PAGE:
The Horse

OCT 2017

The Horse:Your Guide To Equine Health Care provides monthly equine health care information to horse owners, breeders, veterinarians, barn/farm managers, trainer/riding instructors, and others involved in the hands-on care of the horse.

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Page 34 of 51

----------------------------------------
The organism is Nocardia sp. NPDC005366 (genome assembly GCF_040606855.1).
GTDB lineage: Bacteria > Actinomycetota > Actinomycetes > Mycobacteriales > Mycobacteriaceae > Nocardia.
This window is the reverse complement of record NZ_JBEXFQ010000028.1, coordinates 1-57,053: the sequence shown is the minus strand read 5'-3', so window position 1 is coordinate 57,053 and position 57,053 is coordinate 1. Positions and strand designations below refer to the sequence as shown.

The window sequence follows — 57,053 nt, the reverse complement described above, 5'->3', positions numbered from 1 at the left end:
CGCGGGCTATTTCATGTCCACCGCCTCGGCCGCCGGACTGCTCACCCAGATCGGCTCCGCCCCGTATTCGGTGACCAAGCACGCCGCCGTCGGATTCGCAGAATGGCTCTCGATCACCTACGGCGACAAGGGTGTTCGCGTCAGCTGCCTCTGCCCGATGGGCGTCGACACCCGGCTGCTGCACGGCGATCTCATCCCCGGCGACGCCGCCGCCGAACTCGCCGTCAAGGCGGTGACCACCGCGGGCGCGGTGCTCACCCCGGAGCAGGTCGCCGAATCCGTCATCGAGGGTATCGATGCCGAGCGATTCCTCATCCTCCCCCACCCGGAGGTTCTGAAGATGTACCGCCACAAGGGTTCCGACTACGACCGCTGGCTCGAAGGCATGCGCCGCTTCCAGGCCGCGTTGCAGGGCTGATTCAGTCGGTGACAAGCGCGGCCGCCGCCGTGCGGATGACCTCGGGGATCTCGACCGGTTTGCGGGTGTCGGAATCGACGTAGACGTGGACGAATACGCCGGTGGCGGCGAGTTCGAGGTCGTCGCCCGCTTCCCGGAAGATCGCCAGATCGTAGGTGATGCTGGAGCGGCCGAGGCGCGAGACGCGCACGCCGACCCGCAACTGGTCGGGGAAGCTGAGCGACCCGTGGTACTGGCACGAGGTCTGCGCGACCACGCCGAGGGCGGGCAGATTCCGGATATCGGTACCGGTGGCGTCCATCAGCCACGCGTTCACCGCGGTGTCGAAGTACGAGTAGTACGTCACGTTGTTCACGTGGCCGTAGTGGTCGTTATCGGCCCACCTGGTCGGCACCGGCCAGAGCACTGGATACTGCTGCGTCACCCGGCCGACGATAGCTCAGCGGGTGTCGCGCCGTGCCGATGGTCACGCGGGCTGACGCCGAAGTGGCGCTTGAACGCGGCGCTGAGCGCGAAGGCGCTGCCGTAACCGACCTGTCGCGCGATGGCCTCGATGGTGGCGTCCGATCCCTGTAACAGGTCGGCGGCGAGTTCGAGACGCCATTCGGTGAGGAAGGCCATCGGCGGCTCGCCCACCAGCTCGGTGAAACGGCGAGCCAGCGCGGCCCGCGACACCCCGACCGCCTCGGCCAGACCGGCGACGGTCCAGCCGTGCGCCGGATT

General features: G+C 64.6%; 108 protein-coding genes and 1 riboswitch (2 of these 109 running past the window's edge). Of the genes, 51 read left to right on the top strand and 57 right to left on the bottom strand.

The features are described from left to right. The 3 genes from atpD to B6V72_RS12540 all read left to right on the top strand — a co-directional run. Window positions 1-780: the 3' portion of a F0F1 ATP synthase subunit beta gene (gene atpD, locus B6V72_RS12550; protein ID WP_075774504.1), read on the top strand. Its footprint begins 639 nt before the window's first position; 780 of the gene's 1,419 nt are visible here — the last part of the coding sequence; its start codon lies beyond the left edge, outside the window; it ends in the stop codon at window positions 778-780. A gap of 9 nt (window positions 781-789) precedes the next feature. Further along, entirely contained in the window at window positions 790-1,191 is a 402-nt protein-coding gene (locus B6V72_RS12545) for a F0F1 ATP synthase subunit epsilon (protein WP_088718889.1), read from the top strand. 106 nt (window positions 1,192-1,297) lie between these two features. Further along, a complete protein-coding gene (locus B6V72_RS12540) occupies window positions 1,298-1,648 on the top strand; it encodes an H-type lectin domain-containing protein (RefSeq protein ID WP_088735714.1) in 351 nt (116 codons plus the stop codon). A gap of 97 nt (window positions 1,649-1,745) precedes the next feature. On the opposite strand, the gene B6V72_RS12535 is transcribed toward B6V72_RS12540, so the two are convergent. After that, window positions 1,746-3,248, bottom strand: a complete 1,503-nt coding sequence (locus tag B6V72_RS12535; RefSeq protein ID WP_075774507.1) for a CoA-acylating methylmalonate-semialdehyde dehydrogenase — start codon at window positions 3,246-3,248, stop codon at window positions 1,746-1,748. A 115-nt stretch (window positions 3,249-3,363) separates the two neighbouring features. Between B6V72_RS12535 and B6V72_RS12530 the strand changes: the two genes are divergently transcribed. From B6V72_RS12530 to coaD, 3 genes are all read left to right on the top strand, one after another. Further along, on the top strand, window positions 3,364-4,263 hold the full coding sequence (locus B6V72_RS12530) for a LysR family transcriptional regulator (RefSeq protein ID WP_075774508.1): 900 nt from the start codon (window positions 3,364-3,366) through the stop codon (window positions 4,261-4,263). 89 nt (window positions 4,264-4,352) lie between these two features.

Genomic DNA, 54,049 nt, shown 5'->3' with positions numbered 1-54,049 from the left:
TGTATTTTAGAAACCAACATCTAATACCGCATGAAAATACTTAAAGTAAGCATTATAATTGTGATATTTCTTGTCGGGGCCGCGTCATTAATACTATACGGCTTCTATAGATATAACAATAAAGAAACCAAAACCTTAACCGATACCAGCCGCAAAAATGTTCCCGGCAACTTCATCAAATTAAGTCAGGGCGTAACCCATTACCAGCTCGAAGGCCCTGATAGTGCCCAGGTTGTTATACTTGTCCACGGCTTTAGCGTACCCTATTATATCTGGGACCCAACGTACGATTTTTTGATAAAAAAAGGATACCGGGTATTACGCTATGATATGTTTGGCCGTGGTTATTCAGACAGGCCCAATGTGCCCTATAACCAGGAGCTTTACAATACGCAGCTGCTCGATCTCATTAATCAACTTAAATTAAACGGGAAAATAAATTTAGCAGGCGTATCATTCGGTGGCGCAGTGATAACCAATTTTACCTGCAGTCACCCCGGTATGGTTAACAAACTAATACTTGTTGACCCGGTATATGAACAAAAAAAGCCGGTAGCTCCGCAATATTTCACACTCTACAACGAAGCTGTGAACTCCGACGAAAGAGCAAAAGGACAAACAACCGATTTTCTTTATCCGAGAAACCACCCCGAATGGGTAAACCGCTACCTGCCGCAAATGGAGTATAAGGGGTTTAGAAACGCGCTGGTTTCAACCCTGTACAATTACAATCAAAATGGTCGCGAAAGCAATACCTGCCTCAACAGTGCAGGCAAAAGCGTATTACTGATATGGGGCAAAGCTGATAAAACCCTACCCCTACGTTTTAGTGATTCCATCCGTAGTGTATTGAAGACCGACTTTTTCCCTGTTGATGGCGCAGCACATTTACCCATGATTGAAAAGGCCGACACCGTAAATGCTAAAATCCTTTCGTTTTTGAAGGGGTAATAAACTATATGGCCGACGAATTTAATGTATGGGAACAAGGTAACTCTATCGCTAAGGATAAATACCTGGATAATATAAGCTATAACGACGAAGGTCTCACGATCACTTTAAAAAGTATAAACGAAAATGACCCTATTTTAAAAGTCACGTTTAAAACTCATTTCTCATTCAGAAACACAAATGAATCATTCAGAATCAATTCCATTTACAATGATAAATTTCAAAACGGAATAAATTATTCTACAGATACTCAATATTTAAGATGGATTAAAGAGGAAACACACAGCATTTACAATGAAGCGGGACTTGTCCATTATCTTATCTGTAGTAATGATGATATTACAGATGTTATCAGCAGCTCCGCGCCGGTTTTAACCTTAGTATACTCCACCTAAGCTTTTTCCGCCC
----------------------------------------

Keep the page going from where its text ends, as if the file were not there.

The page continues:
35 October 2017 THE HORSE student at the University of Kentucky (UK) working under the direction of Amanda Adams, PhD, an associate professor at UK's Gluck Equine Research Center; and colleagues including Suzanne Schindler, a veterinary student at Lincoln Memorial University, in Harrogate, Ten- nessee, set to finding out. "Senior horses, comprising a signifi- cant percentage of the equine population, travel frequently … which is of concern for two reasons," Campana-Emard said. "First, it has been shown that, with in- creasing age, there is a decline in immune function and an increased production of inflammatory cytokines (molecules by which immune system cells signal and instruct one another)," which results in a chronic, low-grade state of inflammation known as inflamm-aging. "Second, it is imperative to understand the impact of age and traveling stress on immune function to determine if the transportation of older horses may increase their susceptibility to infection and, if so, for how long," she said. The team collected baseline blood samples from and evaluated clinical parameters in 16 horses with an average age of 25 a week before a 1.5-hour trip. They repeated the process before and after transport. Key findings included: ■ Horses produced less interferon- gamma (IFN-γ, an inflammatory mediator produced by white blood cells called lymphocytes) starting 15 min- utes after travel and through Day 21; ■ After transport, lymphocyte gene ex- pression showed reduced IFN-γ, tumor necrosis factor alpha (TNF-α, a cyto- kine involved in mediating systemic in- flammation), and interleukin-10 (IL-10, another anti-inflammatory cytokine) levels—together, these decreases sug- gest diminished immune fuction; ■ Cortisol (stress hormone) levels in- creased 15 minutes after travel; and ■ Horses weighed less on Day 3 post- transport. In a nutshell, immune function decreased and stress levels increased in transported senior horses. Campana- Emard said it could take more than a month for these values to normalize. Given these results, "It is important to ensure recovery time for horses after being transported and to watch for any signs of illness, including decreased ap- petite, temperature, or nasal discharge," said Adams. Implement biosecurity measures to reduce exposure or introduc- tion of disease, because the horse might not be able to combat disease as efficient- ly after travel. Avoid transporting a horse that is sick or even slightly sick, especially horses with respiratory illness. Adams recommended owners adhere to general recommendations for reducing transport stress when trailering senior horses, including limiting travel dura- tion, offering dust-free hay, and providing clean water every three to six hours. Unwelcome Pasture Plants Got Your Goat? Get a Goat! There's an easy and effective solution for overgrown pastures that need renova- tion: goats. Last year, Michigan horse farm owner Bess Ohlgren-Miller recognized that inva- sive plants were reducing forage available in her pastures and turned to Michigan State University (MSU) Extension agents for help. Mechanical and chemical plant removal were ill-advised due to water- quality concerns or too costly, so agents suggested a biological option—goats. MSU Extension agent Thomas Guthrie, MS, shared what happened when 15 year- ling Boer-cross goats set to work brows- ing (feeding on leaves, soft shoots, and/or fruits of high-growing, generally woody, plants such as shrubs) and defoliating undesirable plant species. A nine-day acclimation period "served the purpose to ensure goats, residing equids, farm owner, and farm business clientele had the opportunity to adjust to one another," Guthrie said. During an 11-day transition period, the researchers assessed the goats' browsing skills and behavior. Throughout a 93-day reclamation period, the goats browsed and grazed a 3-acre plot that included 50% invasive, undesirable plant species and 10% desir- able forages for 12 hours per day. They remained in a smaller pen for the remain- ing 12 hours, where they consumed grass hay and corn as supplemental feed. The goats proved highly effective at reducing unwelcome pasture plants— Guthrie said they consumed 90% of the available undesirable browse. To boot, their average weight stayed about the same. Yearling Boer-cross goats cleared 90% of undesirable plants from one property owner's pasture. COURTESY THOMAS GUTHRIE DAY 0 DAY 90

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